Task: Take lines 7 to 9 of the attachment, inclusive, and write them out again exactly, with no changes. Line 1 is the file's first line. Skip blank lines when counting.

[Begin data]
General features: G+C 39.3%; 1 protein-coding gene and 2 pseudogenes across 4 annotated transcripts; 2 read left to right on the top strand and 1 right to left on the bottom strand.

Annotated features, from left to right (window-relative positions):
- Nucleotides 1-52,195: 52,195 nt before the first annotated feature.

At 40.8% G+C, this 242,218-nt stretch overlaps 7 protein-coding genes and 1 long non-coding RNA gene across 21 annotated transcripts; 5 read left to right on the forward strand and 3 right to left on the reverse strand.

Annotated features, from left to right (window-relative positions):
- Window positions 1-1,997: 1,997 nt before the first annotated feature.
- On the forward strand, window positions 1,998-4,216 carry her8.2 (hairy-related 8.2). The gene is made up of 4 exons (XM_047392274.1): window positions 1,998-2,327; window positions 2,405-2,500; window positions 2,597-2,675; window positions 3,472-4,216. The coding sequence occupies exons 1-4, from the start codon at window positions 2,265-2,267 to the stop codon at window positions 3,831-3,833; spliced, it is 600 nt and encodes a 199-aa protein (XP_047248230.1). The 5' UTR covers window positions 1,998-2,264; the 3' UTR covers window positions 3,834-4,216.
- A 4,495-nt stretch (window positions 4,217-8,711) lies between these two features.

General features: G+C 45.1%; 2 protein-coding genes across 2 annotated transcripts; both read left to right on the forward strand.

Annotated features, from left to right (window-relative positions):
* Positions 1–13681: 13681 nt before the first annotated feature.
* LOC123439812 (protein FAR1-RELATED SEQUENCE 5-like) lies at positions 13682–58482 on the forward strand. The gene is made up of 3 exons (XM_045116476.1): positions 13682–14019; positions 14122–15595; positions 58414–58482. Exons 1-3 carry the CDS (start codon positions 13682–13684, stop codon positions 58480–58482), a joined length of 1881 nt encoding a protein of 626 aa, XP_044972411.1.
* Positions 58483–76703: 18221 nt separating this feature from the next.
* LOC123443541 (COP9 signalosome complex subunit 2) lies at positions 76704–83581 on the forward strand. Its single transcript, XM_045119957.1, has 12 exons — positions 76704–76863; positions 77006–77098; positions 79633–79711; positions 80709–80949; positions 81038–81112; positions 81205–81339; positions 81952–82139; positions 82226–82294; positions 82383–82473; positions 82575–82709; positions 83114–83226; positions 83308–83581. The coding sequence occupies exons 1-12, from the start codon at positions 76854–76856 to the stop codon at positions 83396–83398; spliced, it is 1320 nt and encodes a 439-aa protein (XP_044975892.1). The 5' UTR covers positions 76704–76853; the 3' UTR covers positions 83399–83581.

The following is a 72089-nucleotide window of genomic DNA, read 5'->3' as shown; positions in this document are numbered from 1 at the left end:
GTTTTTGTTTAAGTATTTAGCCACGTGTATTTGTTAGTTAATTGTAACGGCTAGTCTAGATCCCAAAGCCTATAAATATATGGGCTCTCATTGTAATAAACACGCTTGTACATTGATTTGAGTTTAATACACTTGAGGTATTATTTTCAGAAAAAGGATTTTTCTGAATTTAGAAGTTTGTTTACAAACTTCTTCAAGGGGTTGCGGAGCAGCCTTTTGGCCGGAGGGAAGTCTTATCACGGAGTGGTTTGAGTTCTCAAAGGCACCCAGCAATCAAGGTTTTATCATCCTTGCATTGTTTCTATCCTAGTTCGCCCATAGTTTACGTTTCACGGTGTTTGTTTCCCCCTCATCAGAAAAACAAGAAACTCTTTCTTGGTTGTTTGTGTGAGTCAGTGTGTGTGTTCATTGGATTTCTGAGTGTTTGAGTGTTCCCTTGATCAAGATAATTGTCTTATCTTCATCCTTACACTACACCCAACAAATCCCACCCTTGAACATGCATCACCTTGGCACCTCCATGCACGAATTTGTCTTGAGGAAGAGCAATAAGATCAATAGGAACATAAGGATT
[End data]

- On the forward strand, window positions 1,998-4,216 carry her8.2 (hairy-related 8.2). The gene is made up of 4 exons (XM_047392274.1): window positions 1,998-2,327; window positions 2,405-2,500; window positions 2,597-2,675; window positions 3,472-4,216. The coding sequence occupies exons 1-4, from the start codon at window positions 2,265-2,267 to the stop codon at window positions 3,831-3,833; spliced, it is 600 nt and encodes a 199-aa protein (XP_047248230.1). The 5' UTR covers window positions 1,998-2,264; the 3' UTR covers window positions 3,834-4,216.
- A 4,495-nt stretch (window positions 4,217-8,711) lies between these two features.

General features: G+C 45.1%; 2 protein-coding genes across 2 annotated transcripts; both read left to right on the forward strand.